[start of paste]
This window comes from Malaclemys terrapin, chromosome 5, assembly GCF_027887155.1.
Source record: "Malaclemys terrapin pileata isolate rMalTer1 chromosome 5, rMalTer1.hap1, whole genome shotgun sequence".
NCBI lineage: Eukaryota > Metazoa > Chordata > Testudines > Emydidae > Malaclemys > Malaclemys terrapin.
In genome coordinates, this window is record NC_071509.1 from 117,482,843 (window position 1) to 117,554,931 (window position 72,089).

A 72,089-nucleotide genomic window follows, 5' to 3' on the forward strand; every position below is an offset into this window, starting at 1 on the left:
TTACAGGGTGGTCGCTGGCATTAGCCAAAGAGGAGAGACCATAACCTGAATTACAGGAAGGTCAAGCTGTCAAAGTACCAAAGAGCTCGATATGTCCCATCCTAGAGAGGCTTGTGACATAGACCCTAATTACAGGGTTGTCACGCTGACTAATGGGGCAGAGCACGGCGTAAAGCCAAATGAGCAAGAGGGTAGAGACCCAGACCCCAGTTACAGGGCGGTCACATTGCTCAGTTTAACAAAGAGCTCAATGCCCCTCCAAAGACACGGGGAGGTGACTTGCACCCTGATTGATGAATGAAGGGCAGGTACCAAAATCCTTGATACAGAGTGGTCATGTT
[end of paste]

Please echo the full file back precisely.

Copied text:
This window comes from Malaclemys terrapin, chromosome 5, assembly GCF_027887155.1.
Source record: "Malaclemys terrapin pileata isolate rMalTer1 chromosome 5, rMalTer1.hap1, whole genome shotgun sequence".
NCBI lineage: Eukaryota > Metazoa > Chordata > Testudines > Emydidae > Malaclemys > Malaclemys terrapin.
In genome coordinates, this window is record NC_071509.1 from 117,482,843 (window position 1) to 117,554,931 (window position 72,089).

A 72,089-nucleotide genomic window follows, 5' to 3' on the forward strand; every position below is an offset into this window, starting at 1 on the left:
TTACAGGGTGGTCGCTGGCATTAGCCAAAGAGGAGAGACCATAACCTGAATTACAGGAAGGTCAAGCTGTCAAAGTACCAAAGAGCTCGATATGTCCCATCCTAGAGAGGCTTGTGACATAGACCCTAATTACAGGGTTGTCACGCTGACTAATGGGGCAGAGCACGGCGTAAAGCCAAATGAGCAAGAGGGTAGAGACCCAGACCCCAGTTACAGGGCGGTCACATTGCTCAGTTTAACAAAGAGCTCAATGCCCCTCCAAAGACACGGGGAGGTGACTTGCACCCTGATTGATGAATGAAGGGCAGGTACCAAAATCCTTGATACAGAGTGGTCATGTT